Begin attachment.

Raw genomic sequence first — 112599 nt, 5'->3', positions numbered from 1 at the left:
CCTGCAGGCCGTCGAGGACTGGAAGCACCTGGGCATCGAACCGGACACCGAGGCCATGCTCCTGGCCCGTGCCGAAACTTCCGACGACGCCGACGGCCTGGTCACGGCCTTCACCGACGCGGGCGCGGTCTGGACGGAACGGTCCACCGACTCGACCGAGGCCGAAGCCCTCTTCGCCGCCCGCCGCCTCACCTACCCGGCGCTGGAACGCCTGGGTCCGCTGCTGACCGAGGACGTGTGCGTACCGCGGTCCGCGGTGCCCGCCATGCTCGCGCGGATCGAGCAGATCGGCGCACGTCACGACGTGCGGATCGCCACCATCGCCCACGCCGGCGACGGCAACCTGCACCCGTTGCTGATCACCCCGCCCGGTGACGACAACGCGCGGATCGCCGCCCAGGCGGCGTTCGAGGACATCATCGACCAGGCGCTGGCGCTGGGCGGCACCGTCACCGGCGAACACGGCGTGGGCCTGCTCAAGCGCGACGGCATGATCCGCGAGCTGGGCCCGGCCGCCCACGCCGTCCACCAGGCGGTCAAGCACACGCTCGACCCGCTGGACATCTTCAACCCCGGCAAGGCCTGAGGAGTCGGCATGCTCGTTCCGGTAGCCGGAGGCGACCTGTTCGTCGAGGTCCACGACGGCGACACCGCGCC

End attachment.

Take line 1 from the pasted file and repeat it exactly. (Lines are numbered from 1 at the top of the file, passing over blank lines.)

Raw genomic sequence first — 112599 nt, 5'->3', positions numbered from 1 at the left: